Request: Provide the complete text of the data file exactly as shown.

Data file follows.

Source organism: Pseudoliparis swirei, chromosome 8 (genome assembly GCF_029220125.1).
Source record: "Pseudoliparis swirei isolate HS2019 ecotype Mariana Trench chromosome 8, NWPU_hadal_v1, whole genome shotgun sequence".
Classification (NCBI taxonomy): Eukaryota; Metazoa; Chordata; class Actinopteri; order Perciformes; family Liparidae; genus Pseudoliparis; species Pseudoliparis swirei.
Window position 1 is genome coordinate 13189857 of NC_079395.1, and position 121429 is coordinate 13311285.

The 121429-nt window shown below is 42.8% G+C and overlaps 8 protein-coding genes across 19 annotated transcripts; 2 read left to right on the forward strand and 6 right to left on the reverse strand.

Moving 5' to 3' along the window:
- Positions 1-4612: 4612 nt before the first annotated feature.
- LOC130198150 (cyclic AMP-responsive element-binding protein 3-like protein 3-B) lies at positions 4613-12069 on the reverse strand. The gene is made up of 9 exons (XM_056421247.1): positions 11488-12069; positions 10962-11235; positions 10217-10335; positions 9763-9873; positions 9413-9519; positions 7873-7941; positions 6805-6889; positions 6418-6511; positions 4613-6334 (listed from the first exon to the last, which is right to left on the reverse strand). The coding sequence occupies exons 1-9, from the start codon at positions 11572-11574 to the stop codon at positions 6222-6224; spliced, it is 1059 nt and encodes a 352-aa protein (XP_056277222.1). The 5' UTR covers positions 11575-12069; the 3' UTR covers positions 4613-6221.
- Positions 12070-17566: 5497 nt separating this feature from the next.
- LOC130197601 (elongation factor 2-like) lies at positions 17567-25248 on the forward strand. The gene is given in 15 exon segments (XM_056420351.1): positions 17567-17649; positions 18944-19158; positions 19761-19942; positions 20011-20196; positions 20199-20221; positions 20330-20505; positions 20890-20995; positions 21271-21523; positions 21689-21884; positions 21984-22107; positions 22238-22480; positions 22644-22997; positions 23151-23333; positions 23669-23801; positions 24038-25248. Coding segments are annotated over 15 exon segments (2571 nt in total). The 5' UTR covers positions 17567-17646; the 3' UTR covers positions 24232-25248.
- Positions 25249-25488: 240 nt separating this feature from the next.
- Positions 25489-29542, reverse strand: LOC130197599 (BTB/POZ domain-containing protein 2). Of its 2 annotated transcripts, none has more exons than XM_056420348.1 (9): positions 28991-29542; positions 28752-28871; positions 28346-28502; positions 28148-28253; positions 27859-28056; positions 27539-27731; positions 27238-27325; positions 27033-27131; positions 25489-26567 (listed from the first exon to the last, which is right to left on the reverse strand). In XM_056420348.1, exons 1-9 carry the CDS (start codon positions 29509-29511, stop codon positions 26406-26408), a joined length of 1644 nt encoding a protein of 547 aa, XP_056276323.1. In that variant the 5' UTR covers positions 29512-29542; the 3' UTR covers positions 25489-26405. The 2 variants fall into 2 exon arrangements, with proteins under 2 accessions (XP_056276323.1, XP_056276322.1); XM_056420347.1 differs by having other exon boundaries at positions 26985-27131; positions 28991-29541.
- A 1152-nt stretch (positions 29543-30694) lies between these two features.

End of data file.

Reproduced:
Source organism: Pseudoliparis swirei, chromosome 8 (genome assembly GCF_029220125.1).
Source record: "Pseudoliparis swirei isolate HS2019 ecotype Mariana Trench chromosome 8, NWPU_hadal_v1, whole genome shotgun sequence".
Classification (NCBI taxonomy): Eukaryota; Metazoa; Chordata; class Actinopteri; order Perciformes; family Liparidae; genus Pseudoliparis; species Pseudoliparis swirei.
Window position 1 is genome coordinate 13189857 of NC_079395.1, and position 121429 is coordinate 13311285.

The 121429-nt window shown below is 42.8% G+C and overlaps 8 protein-coding genes across 19 annotated transcripts; 2 read left to right on the forward strand and 6 right to left on the reverse strand.

Moving 5' to 3' along the window:
- Positions 1-4612: 4612 nt before the first annotated feature.
- LOC130198150 (cyclic AMP-responsive element-binding protein 3-like protein 3-B) lies at positions 4613-12069 on the reverse strand. The gene is made up of 9 exons (XM_056421247.1): positions 11488-12069; positions 10962-11235; positions 10217-10335; positions 9763-9873; positions 9413-9519; positions 7873-7941; positions 6805-6889; positions 6418-6511; positions 4613-6334 (listed from the first exon to the last, which is right to left on the reverse strand). The coding sequence occupies exons 1-9, from the start codon at positions 11572-11574 to the stop codon at positions 6222-6224; spliced, it is 1059 nt and encodes a 352-aa protein (XP_056277222.1). The 5' UTR covers positions 11575-12069; the 3' UTR covers positions 4613-6221.
- Positions 12070-17566: 5497 nt separating this feature from the next.
- LOC130197601 (elongation factor 2-like) lies at positions 17567-25248 on the forward strand. The gene is given in 15 exon segments (XM_056420351.1): positions 17567-17649; positions 18944-19158; positions 19761-19942; positions 20011-20196; positions 20199-20221; positions 20330-20505; positions 20890-20995; positions 21271-21523; positions 21689-21884; positions 21984-22107; positions 22238-22480; positions 22644-22997; positions 23151-23333; positions 23669-23801; positions 24038-25248. Coding segments are annotated over 15 exon segments (2571 nt in total). The 5' UTR covers positions 17567-17646; the 3' UTR covers positions 24232-25248.
- Positions 25249-25488: 240 nt separating this feature from the next.
- Positions 25489-29542, reverse strand: LOC130197599 (BTB/POZ domain-containing protein 2). Of its 2 annotated transcripts, none has more exons than XM_056420348.1 (9): positions 28991-29542; positions 28752-28871; positions 28346-28502; positions 28148-28253; positions 27859-28056; positions 27539-27731; positions 27238-27325; positions 27033-27131; positions 25489-26567 (listed from the first exon to the last, which is right to left on the reverse strand). In XM_056420348.1, exons 1-9 carry the CDS (start codon positions 29509-29511, stop codon positions 26406-26408), a joined length of 1644 nt encoding a protein of 547 aa, XP_056276323.1. In that variant the 5' UTR covers positions 29512-29542; the 3' UTR covers positions 25489-26405. The 2 variants fall into 2 exon arrangements, with proteins under 2 accessions (XP_056276323.1, XP_056276322.1); XM_056420347.1 differs by having other exon boundaries at positions 26985-27131; positions 28991-29541.
- A 1152-nt stretch (positions 29543-30694) lies between these two features.